Enough. Enough with Republican legislators, many of them unemployed except for what they suck off the state teat, talking about how easy it is for single women making poverty level wages to pay for their own insurance. Enough with talk of chiselers getting health care they don't deserve (while drug companies and health institutions make off with purloined millions). Enough with fingerprint scanners. Enough with no coverage for expensive abortions to save a woman from carrying a non-viable fetus to term. Enough with resistance to paying for birth control pills. Enough with legislators who think if their cleaning ladies would just work a little more they could pay for insurance and have plenty leftover. Enough with the hypocrisy.
Let's save some real money. Let's stop the pay enhancement given state legislators through state-subsidized health insurance for themselves, spouses and families.
I have requested the list of legislative recipients of this non-taxable benefit (none dare call it an unconstitutional pay supplement.) I have already been informed by the state auditor's office that federal health privacy law — according to guidance they've received — prevents identification of individual legislators who are receiving taxpayer money for their health insurance. Many of these same legislators are happy to plant the state in the big fat middle of women's uteruses, of course, but none dare call THAT a matter of health privacy.
I am promised a cumulative number on the state representatives and senators who are covered by health insurance. I hope it will also reveal how many are availing themselves of richly subsidized coverage for spouses and children, while Republicans filibuster the terrible cost of providing Medicaid, with co-pays, to people between 100 and 138 percent of the poverty level — $11,000 to $15,000 a year. I am trying, too, to get the cumulative cost of this legislative welfare payment.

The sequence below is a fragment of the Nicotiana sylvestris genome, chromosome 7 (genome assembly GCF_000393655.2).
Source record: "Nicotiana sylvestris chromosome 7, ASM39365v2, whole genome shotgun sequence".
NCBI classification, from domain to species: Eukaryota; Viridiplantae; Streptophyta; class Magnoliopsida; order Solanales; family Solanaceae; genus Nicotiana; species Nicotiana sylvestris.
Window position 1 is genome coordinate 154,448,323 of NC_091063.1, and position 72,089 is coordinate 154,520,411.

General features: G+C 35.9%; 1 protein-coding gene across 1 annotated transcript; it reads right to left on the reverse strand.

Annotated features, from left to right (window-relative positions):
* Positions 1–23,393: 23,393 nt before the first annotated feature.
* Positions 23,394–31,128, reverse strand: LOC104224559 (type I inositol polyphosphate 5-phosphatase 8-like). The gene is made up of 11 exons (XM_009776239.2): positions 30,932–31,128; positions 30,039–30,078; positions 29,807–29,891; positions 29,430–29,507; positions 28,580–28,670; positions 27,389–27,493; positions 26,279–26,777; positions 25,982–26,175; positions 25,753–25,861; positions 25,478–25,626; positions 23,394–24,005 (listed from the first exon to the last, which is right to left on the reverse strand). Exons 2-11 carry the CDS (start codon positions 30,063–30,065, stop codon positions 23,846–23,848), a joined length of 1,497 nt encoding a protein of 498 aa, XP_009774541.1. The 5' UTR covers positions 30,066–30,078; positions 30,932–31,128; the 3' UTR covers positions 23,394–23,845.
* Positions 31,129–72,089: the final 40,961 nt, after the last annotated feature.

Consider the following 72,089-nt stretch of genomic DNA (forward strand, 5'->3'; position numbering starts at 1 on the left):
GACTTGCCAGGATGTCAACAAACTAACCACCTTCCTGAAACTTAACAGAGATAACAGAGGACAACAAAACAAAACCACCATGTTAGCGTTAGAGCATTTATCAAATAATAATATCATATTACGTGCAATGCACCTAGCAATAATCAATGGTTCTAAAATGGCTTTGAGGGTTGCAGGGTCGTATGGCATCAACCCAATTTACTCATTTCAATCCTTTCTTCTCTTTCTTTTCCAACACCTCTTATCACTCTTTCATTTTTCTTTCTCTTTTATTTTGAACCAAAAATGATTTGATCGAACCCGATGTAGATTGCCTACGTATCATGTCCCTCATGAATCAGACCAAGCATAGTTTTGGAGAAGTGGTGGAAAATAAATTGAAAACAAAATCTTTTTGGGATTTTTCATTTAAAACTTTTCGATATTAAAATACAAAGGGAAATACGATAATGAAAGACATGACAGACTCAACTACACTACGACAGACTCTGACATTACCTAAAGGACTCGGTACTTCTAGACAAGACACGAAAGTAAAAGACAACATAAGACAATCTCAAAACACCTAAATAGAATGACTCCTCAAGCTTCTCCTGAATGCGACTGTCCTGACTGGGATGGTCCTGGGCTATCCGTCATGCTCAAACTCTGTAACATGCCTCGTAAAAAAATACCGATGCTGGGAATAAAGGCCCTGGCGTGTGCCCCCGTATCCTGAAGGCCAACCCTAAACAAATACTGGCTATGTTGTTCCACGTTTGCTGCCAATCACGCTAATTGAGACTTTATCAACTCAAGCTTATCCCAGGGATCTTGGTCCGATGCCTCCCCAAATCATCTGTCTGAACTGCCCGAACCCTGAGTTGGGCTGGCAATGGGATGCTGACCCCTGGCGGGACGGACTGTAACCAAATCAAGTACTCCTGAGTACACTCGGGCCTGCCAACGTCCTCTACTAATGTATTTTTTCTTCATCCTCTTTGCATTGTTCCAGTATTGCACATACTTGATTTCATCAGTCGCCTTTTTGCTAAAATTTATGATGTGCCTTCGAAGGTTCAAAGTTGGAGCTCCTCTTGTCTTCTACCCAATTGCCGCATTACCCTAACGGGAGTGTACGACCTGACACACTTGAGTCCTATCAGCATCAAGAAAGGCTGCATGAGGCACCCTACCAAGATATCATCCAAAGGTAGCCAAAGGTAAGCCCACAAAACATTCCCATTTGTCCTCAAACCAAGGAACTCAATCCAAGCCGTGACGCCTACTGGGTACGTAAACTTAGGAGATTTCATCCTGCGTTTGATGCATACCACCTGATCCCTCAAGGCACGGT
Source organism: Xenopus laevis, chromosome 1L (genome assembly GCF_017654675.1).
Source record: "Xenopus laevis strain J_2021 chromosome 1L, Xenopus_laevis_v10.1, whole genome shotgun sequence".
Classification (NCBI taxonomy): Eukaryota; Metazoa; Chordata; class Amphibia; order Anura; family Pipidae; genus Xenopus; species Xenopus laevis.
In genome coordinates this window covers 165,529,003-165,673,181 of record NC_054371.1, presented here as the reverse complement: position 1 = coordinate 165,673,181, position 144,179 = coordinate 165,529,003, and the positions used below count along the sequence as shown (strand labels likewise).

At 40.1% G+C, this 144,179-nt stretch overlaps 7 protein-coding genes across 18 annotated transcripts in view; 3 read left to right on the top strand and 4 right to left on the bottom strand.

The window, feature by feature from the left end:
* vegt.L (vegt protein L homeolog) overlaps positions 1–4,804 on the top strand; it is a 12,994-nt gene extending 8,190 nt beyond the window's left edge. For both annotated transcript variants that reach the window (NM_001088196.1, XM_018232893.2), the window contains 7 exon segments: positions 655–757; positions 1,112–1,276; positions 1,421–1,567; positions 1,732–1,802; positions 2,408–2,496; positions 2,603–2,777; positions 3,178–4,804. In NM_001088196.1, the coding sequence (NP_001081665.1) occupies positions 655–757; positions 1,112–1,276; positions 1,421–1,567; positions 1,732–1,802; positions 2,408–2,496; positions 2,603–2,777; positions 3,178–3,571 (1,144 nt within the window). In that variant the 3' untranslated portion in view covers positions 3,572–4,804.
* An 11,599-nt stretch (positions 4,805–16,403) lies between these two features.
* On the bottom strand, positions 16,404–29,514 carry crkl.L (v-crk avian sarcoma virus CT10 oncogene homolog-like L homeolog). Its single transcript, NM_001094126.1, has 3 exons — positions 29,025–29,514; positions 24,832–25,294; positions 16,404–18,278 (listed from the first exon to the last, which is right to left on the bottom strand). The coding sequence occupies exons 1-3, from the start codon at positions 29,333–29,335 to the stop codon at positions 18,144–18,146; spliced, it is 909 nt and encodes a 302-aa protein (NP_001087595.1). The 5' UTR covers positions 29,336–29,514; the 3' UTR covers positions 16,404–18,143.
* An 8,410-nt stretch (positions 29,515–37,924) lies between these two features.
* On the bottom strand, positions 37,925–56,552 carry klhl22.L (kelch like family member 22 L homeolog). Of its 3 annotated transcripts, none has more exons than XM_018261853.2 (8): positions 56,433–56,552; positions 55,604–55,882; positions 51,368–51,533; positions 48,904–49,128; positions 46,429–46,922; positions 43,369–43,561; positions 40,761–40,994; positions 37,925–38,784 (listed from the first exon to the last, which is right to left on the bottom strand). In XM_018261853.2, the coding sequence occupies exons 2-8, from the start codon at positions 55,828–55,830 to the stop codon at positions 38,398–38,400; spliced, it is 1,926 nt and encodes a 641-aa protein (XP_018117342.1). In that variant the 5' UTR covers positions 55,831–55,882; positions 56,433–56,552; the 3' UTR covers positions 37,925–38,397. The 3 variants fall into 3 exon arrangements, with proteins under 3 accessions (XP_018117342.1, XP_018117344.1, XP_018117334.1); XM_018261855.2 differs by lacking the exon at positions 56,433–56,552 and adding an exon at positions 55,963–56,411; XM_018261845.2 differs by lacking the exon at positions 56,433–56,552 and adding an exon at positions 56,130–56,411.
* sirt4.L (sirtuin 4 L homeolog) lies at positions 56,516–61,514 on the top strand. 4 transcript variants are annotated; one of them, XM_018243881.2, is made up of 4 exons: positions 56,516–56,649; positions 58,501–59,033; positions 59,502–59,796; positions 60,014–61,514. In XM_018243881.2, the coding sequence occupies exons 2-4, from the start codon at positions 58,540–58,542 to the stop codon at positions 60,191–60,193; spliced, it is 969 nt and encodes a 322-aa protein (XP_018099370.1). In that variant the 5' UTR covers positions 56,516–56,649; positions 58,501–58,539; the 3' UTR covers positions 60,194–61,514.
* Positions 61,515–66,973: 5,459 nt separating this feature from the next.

UPDATE: Getting this information is proving difficult. I know this much — that 34 House members and 20 senators who are holdovers from 2012 are getting state subsidized insurance. This year, coverage for the employee only costs taxpayers about $4,680 a year, or a minimum of more than $252,000 cumulatively for this group. The numbers don't reflect how many new legislators are on the taxpayer insurance dole. That won't be known until later this month. The House has 40 new members this year and the Senate has four. I'm awaiting a figure on the cumulative cost of the program, too. It will increase substantially when spouse and family subsidies are included.
On the jump, you'll see the amount taxpayers contributed in 2013 to state employee insurance for which these legislators qualify. It varies based on family members covered and the level of coverage chosen. You can delve into the level of coverage here. But you'll see from the chart on the jump that a $15,000-a-year legislator who chooses to cover his wife and family — let's guess a Justin Harris, maybe, who also lives off state tax money paid to his church daycare — gets up to $862 in state direct contributions and redirected state money from plan reserves to the $1,282 base monthly premium of the best coverage. That's more than $10,000 a year in taxpayer payments for a legislator's family coverage. Remember the legislators, such as Jonathan Dismang, who think people making $11,000 a year can maybe afford to pay for their own insurance in a federal exchange rather than burden Medicaid and Arkansas taxpayers with that cost.
Again: Republicans don't want to pay for poor people to have health coverage. But you can be sure plenty of them are lapping up a state subsidy for themselves. If the state won't tell us, perhaps those legislators, surely those with their mitts up a woman's vagina, wouldn't be too embarrassed to tell us themselves.
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